Delisle Island Carney/Drifter Amp-in-Case Combo

Econo Classic Reimagined
Delisle Island Carney/Drifter Amp-in-Case Combo

Delisle Island Carney/Drifter Amp-in-Case ComboDelisle Island Carney/Drifter Amp-in-Case Combo
Price: $4,000 (list)

A half-century ago, before Marshalls were stacked and ’Bursts dangled menacingly below hips, the marketing of guitars and amps targeted the teenage garage-band musician. Strapped for cash but looking to rock out, American youth turned to their parents’ Sears catalogs for the latest offerings.

On those pages, Sears’ Silvertone nameplate adorned low-priced but well-built guitars and amps from Danelectro, Valco, National, Harmony, Thomas, Kay, and Teisco.

One of the quirkiest offerings of the time was a Silvertone/Danelectro concept that paired a short-scale guitar with a tube amp and speaker built right into the guitar’s case. Alas, the all-in-one combo was short-lived, a victim of changing fashions and musical tastes. Few examples survive, particularly of the amp/case, which was made from cheap material that self-destructed (along with so many well-intentioned garage bands).

But like the receding surf on a California beach, the dream lingered on for luthier Nic Delisle, whose flagship Island Carney model is a close cousin of the Harmony H44 Stratatone played by the likes of Junior Watson, Marc Ribot, and Tom Waits. Delisle teamed up with amp-builder Chris Benson to resurrect the amp-in-case concept, pairing his Carney with Benson’s high-quality Drifter tube amp mounted inside the guitar’s case.

The result oozes retro cool, from the single MoJo Pickups lipstick pickup on the 23.5″ scale Carney to the hand-painted labeling on the amp chassis mounted inside the case.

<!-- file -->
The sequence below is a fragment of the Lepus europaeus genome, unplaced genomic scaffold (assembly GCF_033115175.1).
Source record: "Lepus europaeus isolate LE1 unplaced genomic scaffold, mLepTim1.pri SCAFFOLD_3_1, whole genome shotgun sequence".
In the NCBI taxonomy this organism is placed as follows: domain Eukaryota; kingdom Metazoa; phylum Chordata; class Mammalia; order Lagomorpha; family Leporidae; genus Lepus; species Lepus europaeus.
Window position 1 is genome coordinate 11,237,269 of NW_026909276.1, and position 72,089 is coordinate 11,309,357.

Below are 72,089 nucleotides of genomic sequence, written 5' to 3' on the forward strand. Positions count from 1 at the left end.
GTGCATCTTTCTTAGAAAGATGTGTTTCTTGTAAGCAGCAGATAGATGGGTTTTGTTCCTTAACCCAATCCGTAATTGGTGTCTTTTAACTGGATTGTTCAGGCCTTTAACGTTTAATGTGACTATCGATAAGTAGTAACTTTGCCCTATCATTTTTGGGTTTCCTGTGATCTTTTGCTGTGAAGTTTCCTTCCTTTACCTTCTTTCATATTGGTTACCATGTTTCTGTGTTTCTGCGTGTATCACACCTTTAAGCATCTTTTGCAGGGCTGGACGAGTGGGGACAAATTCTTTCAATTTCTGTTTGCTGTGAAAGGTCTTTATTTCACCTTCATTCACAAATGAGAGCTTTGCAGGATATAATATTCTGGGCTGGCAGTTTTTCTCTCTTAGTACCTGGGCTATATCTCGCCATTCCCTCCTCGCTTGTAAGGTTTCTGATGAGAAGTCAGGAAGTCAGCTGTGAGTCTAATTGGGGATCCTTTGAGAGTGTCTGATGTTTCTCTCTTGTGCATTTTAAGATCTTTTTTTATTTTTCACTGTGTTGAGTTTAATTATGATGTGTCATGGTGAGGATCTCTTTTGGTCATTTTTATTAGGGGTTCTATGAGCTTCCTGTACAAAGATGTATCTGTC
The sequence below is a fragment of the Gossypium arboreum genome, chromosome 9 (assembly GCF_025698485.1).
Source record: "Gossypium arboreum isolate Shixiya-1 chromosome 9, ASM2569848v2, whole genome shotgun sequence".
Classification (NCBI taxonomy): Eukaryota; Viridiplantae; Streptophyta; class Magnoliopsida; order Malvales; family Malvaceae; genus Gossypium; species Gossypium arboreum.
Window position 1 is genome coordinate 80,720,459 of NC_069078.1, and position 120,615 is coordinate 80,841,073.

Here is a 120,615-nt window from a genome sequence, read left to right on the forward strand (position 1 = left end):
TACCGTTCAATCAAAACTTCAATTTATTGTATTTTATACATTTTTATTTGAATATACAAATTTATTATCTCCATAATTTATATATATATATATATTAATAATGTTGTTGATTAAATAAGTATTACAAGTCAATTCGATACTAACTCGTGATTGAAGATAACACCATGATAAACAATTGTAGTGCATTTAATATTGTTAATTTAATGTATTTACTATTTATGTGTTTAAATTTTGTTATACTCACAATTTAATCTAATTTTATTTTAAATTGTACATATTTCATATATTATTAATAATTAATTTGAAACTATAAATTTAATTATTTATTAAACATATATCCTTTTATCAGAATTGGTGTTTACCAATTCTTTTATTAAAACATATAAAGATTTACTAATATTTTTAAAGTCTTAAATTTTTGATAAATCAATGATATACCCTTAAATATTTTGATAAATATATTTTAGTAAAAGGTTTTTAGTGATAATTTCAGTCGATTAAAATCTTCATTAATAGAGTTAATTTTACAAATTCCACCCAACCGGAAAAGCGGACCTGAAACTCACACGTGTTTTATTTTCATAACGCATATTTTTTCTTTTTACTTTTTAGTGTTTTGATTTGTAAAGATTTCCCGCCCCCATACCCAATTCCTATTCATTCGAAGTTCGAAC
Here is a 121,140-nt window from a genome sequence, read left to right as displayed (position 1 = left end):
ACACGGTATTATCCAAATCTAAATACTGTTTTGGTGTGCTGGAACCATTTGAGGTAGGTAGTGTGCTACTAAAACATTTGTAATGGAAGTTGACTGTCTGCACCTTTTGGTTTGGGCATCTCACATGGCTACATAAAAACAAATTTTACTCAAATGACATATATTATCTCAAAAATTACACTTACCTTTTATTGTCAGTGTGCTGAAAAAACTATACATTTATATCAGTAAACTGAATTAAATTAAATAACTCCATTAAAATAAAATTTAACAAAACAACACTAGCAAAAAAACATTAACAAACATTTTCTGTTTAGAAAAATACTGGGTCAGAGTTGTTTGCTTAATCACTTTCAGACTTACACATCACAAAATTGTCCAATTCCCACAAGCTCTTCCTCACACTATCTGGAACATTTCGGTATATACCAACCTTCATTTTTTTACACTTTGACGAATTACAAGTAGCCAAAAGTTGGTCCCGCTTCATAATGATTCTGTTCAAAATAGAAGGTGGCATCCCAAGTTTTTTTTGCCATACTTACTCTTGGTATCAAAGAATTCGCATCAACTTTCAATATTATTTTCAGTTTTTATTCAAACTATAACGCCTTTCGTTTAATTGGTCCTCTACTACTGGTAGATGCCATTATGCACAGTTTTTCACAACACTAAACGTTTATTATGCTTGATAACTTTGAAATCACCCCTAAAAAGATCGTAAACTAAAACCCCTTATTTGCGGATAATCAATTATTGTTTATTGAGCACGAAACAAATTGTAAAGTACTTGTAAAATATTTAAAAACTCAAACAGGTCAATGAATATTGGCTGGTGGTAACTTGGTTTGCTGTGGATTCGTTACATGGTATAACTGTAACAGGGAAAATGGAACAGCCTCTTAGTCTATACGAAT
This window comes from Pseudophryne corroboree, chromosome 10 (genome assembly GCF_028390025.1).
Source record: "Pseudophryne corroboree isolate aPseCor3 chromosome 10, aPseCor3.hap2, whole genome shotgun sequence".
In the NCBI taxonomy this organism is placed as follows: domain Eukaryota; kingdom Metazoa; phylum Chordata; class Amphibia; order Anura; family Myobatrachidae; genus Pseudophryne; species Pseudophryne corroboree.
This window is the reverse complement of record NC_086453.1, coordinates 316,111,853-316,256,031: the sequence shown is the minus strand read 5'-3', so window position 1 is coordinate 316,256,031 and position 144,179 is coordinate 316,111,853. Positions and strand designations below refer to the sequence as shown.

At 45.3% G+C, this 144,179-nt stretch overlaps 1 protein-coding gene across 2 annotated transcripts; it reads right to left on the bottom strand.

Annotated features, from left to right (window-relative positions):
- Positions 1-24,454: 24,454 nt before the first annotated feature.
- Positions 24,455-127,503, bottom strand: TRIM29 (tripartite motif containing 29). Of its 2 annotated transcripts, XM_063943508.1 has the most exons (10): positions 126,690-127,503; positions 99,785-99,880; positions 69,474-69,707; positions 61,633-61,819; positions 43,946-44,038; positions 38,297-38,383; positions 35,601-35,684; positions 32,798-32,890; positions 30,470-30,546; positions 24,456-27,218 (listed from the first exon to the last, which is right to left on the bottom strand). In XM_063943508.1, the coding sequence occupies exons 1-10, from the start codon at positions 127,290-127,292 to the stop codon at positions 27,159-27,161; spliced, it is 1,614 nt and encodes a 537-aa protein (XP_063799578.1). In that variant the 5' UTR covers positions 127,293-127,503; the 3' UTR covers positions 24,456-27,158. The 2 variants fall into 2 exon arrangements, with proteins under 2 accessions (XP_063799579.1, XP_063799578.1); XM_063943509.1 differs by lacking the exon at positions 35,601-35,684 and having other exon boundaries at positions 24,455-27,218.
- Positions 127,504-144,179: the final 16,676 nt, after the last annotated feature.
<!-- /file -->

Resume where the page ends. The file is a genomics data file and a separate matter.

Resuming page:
The amp is modeled on the mid-’60s Silvertone 1457, a 6V6-driven 5-watter with an 8″ Jensen speaker, a tube rectifier, and two preamp tubes for tone and tremolo. The point-to-point wiring is complemented by Mercury Magnetics transformers and Groove Tube valves, and there are controls for tone, volume, and the speed and intensity of the deep and warbly tremolo driven by one of the two 12AX7 preamp tubes.

The amp is loud for a mere 5 watts and has a surprising amount of headroom before overdriving to a nice crunch at top gain. The nature of this retro beast leads to some inherent quirks. For example, because nearly all of the amplifier’s weight is in the upright part of the case, Delisle incorporated a latch similar to that on a car hood to keep the case open when upright and in play mode.

The Island Carney is great fun to play and the craftsmanship is first-rate – it’s an honest tribute to the Silvertone it’s modeled after, both visually and tonally. Everything about the construction is clean, right down to the celluloid binding and pickguard. It sports an aluminum nut, open-back Waverly tuners, and a single-piece solid body made from Western red cedar. The black staining on the back of the guitar is a nod to the reverse burst found on those original Silvertones and Danos. The neck is an innovative bolt-on/through-neck hybrid, extending past the bridge area and allowing the handmade CJ Tooling bridge to bolt through the neck and fasten into an insert in the body.

The cedar and poplar, combined with the guitar’s short scale and lipstick pickup, make for a light instrument – an important consideration when it’s packed away with amp components inside a standard-size rectangular guitar case. The case itself is surprisingly light, too – less than 20 pounds – but a tad front-heavy with the amp chassis located near the tuner end of the guitar. And unlike its chipboard predecessors, the case boasts top-notch materials.

It’s worth noting that the Island Carney can stand out on its own, too, when plugged into much bigger and bolder amps, and it greatly appreciates a healthy dose of reverb – something the case amp does not have (though there is plenty of room in the case for a couple pedals).

The original ’60s Silvertone amp-in-case combos aimed at cash-strapped teens were priced cheap, but also built that way. Delisle’s redux offers substantially superior craftsmanship and materials that take the concept beyond the reach of the modern student or busker, most of whom wouldn’t likely appreciate it anyway. Of course, this “cool factor” comes with a commensurate price tag, of course. Then again, it also features built-to-order craftsmanship; a wide choice of materials, pickups, and finishes; and customer service that its mail-order grandpa couldn’t have possibly delivered.

This article originally appeared in VG June 2015 issue. All copyrights are by the author and Vintage Guitar magazine. Unauthorized replication or use is strictly prohibited.

No posts to display